The starting point for rethinking learning spaces to support Net Gen students begins with an underlying vision for the learning activities these spaces should support. This vision should be informed by learning theory, as well as by recognition of the characteristics of the students and faculty who use these spaces. An institution's specific culture, organizational structure, and fiscal circumstances enter the equation, as well. Once a vision has been established, the more concrete phases of planning can begin.


The author would like to thank his friend and colleague, Joan Lippincott of the Coalition for Networked Information, for sharing insight and advice, as well as for her permission to use some of the ideas we articulated in our EDUCAUSE Quarterly article.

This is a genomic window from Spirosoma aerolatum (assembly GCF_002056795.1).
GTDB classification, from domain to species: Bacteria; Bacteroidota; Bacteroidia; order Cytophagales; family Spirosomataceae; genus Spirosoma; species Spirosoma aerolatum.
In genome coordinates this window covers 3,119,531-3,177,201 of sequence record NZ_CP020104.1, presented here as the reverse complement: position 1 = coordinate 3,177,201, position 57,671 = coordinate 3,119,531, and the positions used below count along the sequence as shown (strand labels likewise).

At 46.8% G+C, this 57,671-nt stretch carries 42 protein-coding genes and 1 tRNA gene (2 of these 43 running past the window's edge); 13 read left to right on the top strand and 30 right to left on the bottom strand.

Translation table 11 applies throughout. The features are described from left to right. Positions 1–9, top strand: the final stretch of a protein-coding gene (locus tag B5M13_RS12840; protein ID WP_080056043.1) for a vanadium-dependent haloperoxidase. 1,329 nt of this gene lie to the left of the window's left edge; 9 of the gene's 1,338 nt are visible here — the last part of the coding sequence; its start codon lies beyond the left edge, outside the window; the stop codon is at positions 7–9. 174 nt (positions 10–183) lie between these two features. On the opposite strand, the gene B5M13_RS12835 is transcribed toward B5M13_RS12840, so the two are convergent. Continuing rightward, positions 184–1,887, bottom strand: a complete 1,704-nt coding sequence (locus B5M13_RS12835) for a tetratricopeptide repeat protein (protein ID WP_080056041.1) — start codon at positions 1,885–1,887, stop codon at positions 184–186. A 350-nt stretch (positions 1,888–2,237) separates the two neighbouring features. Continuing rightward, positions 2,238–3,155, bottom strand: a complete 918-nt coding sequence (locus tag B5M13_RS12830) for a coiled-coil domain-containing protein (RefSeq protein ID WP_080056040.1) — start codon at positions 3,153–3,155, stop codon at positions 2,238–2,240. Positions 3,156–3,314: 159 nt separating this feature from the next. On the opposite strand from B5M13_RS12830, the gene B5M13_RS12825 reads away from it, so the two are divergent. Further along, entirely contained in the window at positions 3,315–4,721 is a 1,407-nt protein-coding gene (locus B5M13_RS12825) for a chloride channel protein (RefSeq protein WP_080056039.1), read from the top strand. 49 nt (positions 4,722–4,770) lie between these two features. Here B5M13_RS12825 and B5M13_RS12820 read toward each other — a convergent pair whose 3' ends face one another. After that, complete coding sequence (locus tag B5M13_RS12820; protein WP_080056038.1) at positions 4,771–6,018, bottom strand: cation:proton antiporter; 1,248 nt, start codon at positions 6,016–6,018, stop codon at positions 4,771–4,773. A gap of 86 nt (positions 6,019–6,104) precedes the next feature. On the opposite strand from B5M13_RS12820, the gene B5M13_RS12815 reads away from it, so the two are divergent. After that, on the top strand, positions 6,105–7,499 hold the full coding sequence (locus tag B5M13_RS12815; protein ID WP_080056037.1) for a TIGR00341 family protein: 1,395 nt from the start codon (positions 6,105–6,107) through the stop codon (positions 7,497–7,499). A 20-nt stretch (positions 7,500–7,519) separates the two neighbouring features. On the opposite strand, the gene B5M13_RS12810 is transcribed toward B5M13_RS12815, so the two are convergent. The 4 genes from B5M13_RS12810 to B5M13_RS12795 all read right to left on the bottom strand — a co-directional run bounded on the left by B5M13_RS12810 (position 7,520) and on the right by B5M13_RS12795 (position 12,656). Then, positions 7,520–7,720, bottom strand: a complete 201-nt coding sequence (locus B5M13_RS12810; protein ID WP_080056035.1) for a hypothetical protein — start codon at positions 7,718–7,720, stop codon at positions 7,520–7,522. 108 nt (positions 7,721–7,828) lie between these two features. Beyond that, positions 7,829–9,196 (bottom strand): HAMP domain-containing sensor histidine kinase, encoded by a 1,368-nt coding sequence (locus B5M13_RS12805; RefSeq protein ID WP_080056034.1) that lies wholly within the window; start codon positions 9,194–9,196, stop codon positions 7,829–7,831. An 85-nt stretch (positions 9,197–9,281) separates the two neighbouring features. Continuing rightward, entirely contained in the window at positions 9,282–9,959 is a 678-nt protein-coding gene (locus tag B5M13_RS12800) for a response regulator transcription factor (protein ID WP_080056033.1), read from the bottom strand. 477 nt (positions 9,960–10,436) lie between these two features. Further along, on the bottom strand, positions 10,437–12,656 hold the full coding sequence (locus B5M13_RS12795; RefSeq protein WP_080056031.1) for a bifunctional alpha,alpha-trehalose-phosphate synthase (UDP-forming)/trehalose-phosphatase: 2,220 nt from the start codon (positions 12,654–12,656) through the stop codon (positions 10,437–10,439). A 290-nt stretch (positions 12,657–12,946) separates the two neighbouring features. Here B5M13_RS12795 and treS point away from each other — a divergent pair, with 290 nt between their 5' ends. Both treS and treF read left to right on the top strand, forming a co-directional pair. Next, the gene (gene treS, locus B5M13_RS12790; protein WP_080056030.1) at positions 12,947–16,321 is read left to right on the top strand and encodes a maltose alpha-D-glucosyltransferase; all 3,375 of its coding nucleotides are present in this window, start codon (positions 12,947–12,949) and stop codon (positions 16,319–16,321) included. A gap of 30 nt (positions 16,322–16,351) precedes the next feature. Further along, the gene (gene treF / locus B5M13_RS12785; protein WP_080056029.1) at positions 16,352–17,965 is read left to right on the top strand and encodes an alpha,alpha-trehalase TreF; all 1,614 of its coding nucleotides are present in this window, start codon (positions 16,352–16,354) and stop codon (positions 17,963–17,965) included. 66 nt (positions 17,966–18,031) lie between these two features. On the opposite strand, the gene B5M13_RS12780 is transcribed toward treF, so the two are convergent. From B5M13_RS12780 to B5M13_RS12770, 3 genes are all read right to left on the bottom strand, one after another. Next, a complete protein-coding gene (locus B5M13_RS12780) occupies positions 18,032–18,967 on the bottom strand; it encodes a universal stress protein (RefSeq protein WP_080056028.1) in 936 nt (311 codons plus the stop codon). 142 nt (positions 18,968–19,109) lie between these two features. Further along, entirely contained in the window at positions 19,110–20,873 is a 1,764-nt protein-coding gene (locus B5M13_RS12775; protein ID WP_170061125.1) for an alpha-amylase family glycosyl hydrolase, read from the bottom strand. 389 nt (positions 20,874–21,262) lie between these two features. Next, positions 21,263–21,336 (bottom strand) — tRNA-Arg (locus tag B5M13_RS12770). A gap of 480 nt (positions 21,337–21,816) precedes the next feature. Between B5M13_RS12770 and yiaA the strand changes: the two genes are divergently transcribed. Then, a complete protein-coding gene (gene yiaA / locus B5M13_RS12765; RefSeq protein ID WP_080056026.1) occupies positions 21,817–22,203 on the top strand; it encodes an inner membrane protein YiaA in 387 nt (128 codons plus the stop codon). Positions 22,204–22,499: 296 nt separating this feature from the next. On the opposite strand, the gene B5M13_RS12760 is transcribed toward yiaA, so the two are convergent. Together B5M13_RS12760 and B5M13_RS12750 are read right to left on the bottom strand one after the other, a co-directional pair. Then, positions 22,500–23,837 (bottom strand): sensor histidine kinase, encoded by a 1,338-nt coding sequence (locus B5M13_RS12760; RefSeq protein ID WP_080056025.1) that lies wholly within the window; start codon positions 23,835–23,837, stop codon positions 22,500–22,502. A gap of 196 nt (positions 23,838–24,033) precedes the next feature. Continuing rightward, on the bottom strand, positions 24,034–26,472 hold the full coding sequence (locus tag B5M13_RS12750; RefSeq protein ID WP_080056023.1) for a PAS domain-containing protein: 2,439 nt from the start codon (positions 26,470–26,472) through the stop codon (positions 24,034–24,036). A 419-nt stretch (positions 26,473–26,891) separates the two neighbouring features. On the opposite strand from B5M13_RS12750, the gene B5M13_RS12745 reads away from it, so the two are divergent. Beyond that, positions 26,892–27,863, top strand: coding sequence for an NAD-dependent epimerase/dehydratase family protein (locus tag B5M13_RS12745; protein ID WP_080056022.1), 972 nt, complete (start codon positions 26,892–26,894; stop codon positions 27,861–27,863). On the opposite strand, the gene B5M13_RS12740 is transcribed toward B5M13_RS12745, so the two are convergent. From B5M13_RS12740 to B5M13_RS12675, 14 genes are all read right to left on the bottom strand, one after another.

1. American Psychological Association, Board of Educational Affairs (BEA), "Learner-Centered Psychological Principles: A Framework for School Redesign and Reform," revision November 1997, http://www.apa.org/ed/lcp.html.
  2. National Research Council, How People Learn: Bridging Research and Practice, M. Suzanne Donovan, John D. Bransford, and James W. Pellegrino, eds. (Washington, D.C.: National Academies Press, 1999), pp. 12, 47; online edition available at http://www.nap.edu/catalog/9457.html.

Further Reading

American Association for Higher Education, American College Personnel Association, and National Association of Student Personnel Administrators, "Powerful Partnerships: A Shared Responsibility for Learning" (June 1998), http://www.aahe.org/assessment/joint.htm.